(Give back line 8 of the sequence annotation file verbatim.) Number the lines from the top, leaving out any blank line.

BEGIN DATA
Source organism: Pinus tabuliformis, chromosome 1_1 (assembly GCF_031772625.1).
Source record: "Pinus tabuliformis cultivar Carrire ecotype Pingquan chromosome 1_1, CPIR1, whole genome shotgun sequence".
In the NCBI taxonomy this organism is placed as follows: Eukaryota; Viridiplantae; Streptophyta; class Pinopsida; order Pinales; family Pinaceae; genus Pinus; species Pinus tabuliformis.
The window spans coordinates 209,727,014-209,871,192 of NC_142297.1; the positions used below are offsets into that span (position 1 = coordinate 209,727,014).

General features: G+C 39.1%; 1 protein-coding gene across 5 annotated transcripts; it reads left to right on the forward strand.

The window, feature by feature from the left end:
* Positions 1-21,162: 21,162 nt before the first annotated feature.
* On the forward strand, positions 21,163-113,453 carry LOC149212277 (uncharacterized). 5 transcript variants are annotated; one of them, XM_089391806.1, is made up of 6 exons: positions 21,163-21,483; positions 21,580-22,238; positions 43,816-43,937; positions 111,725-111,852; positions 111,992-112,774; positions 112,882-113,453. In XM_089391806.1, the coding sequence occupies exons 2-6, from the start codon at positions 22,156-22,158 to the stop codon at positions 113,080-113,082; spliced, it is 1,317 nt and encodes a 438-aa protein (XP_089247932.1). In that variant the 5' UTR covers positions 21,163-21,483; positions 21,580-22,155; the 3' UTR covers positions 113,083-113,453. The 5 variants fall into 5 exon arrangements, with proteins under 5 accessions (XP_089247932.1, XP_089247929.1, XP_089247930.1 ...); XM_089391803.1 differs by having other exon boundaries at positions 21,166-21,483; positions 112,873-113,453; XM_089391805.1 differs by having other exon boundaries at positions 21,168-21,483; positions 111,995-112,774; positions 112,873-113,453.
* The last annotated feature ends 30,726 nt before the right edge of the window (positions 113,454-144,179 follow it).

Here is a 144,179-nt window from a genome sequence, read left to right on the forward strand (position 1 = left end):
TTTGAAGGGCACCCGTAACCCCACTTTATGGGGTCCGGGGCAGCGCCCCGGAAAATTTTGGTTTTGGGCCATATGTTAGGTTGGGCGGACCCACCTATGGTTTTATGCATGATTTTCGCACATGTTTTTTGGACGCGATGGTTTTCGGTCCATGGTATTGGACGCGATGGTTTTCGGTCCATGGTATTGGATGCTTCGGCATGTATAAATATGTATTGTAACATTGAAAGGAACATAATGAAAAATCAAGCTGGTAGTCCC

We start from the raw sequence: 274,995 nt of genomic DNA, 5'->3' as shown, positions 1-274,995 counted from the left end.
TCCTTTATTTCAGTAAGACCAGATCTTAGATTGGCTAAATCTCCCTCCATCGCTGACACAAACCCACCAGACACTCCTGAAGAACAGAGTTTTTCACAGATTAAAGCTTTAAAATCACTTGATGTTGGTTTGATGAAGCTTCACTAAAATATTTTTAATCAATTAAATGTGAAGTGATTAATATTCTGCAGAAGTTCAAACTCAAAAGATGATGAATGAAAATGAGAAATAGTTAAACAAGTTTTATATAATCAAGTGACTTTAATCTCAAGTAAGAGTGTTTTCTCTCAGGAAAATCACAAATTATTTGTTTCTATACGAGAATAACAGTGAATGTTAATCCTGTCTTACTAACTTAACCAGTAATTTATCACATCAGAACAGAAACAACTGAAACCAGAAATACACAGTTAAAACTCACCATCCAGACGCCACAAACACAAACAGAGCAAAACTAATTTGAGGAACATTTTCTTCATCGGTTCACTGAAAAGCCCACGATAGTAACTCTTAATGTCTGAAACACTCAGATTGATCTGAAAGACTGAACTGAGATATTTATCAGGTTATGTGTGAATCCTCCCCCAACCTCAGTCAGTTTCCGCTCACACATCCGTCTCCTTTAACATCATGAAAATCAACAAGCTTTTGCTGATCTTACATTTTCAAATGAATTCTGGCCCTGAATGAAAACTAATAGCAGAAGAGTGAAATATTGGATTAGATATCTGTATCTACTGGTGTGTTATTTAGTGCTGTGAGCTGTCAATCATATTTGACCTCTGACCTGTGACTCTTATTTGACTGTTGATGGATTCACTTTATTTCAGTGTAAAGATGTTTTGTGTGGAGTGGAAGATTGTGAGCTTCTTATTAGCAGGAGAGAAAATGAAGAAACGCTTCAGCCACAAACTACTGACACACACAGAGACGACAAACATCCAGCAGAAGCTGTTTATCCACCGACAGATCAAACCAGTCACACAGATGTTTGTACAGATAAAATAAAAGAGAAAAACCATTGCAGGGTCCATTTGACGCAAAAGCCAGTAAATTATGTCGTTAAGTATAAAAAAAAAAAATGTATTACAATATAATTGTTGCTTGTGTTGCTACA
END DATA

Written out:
* On the forward strand, positions 21,163-113,453 carry LOC149212277 (uncharacterized). 5 transcript variants are annotated; one of them, XM_089391806.1, is made up of 6 exons: positions 21,163-21,483; positions 21,580-22,238; positions 43,816-43,937; positions 111,725-111,852; positions 111,992-112,774; positions 112,882-113,453. In XM_089391806.1, the coding sequence occupies exons 2-6, from the start codon at positions 22,156-22,158 to the stop codon at positions 113,080-113,082; spliced, it is 1,317 nt and encodes a 438-aa protein (XP_089247932.1). In that variant the 5' UTR covers positions 21,163-21,483; positions 21,580-22,155; the 3' UTR covers positions 113,083-113,453. The 5 variants fall into 5 exon arrangements, with proteins under 5 accessions (XP_089247932.1, XP_089247929.1, XP_089247930.1 ...); XM_089391803.1 differs by having other exon boundaries at positions 21,166-21,483; positions 112,873-113,453; XM_089391805.1 differs by having other exon boundaries at positions 21,168-21,483; positions 111,995-112,774; positions 112,873-113,453.